Replying to @user6124304594020 I wanted to clear some things up. Taylor’s DIY Hair Transformation Clarification #bleach #colorcorrection #fyp #greenscreen #hairtransformation #consultation #hairtok

♬ original sound - Alfredo Lewis

However, Madison responded with her own TikTok, saying she requested extensions from the start, and her brunette bob wasn't what she wanted at all.

"I remember saying, 'I don't want a bob,'" she said.

Madison said she believed extensions weren't offered in the end because Lewis couldn't get them for free from the hair company. That meant a bob was her only choice.

"It's my fault for not communicating enough while I was there," Madison said. "I've always been taught, be thankful, and you get what you get, and don't throw a fit."

She said she was also "sad" and "broken-hearted" that she didn't get what she wanted but didn't want to start "any drama."

"I just kind of feel that I'm being gaslit a little bit right now," she said.

Lewis told BI this was the first time he heard Madison wasn't entirely happy with her hair.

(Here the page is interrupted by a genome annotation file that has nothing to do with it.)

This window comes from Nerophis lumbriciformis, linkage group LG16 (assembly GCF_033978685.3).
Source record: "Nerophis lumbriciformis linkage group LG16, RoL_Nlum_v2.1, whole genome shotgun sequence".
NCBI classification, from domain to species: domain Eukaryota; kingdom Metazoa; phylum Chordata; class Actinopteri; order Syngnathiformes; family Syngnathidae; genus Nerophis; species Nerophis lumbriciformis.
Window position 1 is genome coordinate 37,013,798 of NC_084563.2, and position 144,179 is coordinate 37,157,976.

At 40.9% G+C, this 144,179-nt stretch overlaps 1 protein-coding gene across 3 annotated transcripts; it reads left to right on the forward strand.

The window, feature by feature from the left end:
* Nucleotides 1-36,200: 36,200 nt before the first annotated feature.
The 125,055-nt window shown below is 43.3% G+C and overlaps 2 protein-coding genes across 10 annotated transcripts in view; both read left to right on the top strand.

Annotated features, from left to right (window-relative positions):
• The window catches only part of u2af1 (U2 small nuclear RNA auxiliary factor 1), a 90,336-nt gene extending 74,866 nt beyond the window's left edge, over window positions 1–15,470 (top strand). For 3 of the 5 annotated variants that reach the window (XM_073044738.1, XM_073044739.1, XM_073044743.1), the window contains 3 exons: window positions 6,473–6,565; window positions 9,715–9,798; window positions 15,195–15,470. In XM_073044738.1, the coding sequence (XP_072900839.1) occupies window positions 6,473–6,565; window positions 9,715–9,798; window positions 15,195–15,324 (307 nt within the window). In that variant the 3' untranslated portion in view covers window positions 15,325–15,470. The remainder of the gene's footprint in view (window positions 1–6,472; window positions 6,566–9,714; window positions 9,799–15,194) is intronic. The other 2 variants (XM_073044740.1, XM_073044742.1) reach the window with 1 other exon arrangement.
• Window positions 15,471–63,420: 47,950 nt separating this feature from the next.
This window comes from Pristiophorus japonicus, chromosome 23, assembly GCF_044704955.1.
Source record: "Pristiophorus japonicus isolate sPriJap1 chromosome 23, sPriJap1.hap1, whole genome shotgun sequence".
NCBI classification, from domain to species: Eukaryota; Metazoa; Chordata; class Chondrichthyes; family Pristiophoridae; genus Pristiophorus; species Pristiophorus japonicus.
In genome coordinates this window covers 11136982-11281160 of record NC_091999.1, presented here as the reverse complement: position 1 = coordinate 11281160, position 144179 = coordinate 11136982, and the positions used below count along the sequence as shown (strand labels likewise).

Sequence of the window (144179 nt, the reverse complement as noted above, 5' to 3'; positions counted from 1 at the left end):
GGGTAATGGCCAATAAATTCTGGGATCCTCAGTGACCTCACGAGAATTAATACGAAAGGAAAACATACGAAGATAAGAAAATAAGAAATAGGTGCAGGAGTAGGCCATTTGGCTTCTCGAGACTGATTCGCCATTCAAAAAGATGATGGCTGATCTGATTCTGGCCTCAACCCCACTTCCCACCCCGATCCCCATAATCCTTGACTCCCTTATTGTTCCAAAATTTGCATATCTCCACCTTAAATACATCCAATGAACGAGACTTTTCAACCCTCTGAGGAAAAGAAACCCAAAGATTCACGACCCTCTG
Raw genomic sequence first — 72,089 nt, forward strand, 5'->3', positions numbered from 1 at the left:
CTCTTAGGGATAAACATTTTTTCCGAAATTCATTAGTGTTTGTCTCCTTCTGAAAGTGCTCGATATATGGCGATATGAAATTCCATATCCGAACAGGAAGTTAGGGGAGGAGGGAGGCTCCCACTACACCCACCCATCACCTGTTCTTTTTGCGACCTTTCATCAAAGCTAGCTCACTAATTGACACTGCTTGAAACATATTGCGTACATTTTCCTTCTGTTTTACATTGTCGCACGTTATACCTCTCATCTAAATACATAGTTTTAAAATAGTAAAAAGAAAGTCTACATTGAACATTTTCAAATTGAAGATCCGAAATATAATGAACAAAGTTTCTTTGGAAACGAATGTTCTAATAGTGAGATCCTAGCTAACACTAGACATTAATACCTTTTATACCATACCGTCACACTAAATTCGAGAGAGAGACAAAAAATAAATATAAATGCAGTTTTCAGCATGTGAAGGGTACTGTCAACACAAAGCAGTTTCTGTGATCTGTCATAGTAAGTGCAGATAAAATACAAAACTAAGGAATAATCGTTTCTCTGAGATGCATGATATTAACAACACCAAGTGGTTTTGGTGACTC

"I wanted to make it right," he said. "Inspiration pictures are common, so I had a good understanding of what she was looking for; however, it's also important to manage expectations. Some of her requests were not feasible given her hair type and condition."

Some desired looks take multiple salon visits, he added, as doing too much can compromise hair health.

"I was honest about these limitations," he said.


I really dont want to start any drama. But I really do feel like I communicated enough in what i wanted, and I have the receipts to prove it. #greenscreen #greenscreenvideo

♬ original sound - Taylor